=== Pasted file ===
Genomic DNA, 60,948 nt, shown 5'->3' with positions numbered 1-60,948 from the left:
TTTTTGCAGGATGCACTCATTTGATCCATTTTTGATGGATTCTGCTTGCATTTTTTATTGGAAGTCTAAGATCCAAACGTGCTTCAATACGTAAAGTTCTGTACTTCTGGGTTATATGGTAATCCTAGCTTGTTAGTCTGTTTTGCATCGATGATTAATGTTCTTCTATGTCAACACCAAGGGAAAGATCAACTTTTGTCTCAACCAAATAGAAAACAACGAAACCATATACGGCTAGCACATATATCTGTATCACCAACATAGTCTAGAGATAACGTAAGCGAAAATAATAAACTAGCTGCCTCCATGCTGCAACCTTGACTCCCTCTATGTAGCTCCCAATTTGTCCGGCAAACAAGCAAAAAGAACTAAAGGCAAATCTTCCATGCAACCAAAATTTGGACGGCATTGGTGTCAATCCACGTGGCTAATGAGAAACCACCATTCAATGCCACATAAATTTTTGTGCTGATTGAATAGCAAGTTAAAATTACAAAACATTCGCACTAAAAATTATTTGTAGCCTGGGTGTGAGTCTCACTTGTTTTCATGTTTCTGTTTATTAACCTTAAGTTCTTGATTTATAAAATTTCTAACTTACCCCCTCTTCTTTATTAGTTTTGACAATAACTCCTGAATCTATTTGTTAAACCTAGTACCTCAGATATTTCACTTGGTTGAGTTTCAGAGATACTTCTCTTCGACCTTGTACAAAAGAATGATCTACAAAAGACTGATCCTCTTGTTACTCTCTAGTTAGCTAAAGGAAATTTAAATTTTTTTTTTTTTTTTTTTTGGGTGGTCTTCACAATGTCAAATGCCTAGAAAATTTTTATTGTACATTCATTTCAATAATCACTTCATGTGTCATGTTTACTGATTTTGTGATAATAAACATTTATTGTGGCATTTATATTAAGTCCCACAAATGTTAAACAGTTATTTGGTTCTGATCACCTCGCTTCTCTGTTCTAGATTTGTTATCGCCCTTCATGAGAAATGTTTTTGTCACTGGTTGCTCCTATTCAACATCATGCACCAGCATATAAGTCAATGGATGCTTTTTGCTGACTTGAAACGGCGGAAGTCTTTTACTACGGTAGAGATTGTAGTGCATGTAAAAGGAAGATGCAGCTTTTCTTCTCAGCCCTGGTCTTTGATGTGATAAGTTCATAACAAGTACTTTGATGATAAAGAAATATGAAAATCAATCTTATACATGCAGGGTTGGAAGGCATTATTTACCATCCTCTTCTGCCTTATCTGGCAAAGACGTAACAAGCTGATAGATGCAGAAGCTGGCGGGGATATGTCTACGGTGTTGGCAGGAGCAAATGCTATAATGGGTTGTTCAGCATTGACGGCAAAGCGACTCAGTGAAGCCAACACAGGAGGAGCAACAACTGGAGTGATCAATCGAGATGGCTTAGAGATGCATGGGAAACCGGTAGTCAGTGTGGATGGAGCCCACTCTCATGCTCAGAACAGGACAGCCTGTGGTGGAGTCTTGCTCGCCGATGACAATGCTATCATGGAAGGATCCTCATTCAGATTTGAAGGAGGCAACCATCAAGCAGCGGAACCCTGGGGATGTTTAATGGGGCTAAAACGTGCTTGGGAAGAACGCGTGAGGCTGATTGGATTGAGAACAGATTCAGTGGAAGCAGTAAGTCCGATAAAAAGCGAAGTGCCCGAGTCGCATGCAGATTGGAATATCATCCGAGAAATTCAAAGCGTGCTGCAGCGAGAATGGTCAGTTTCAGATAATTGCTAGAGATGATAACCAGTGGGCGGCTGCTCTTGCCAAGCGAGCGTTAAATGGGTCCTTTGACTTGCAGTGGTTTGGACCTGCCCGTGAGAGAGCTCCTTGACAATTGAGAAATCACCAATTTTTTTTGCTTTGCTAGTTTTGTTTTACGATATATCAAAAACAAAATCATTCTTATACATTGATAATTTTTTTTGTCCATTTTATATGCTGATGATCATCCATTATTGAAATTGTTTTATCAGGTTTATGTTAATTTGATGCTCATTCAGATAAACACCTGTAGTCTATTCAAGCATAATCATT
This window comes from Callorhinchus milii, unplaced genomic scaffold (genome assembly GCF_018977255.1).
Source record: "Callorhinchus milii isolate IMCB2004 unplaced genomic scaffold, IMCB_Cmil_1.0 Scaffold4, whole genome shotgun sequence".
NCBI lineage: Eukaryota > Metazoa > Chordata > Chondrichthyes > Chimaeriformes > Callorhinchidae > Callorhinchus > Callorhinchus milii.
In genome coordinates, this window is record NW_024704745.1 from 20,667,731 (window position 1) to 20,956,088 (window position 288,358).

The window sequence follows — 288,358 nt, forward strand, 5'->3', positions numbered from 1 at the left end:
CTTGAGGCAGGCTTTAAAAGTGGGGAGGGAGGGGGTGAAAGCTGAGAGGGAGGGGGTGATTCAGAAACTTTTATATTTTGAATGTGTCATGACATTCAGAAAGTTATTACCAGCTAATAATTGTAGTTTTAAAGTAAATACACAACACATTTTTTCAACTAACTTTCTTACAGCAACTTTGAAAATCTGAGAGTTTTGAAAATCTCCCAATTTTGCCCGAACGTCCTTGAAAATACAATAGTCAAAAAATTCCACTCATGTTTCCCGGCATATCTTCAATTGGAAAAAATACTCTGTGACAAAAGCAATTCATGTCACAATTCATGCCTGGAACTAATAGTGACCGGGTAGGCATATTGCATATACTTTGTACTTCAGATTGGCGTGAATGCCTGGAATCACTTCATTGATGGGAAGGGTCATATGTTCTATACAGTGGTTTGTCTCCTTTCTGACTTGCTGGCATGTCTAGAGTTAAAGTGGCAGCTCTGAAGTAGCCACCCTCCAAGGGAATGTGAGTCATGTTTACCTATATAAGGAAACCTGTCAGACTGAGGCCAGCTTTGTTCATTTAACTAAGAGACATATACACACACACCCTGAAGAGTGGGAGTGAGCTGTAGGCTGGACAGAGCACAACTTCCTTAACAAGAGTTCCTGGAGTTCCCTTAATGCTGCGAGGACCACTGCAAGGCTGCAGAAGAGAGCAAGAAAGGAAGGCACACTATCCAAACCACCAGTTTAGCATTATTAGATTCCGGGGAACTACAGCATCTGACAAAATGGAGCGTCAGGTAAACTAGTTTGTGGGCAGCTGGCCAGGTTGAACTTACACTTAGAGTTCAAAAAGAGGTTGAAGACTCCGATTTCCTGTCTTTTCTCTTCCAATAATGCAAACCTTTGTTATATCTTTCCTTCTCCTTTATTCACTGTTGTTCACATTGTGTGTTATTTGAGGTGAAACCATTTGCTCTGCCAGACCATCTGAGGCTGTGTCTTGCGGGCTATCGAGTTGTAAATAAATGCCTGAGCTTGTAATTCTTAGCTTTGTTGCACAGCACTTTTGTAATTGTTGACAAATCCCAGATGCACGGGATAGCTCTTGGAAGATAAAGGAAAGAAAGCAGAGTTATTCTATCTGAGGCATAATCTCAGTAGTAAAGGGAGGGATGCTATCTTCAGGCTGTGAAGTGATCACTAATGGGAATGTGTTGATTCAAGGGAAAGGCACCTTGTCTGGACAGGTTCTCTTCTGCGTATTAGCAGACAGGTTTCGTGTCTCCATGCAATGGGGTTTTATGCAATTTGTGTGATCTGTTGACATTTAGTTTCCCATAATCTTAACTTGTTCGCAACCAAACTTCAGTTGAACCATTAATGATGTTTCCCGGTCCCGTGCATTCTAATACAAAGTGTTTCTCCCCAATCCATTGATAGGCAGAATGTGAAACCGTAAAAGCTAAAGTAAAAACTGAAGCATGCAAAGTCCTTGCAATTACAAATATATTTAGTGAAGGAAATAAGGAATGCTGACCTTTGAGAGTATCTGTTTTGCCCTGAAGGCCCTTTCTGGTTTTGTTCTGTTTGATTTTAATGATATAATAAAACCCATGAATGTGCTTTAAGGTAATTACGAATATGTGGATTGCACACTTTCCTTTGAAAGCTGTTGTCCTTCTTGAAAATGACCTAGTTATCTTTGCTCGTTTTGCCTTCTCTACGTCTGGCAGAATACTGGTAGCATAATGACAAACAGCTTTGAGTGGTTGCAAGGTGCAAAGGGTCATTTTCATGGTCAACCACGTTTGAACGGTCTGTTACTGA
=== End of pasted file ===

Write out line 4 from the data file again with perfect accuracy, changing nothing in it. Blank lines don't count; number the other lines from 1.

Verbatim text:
Source record: "Callorhinchus milii isolate IMCB2004 unplaced genomic scaffold, IMCB_Cmil_1.0 Scaffold4, whole genome shotgun sequence".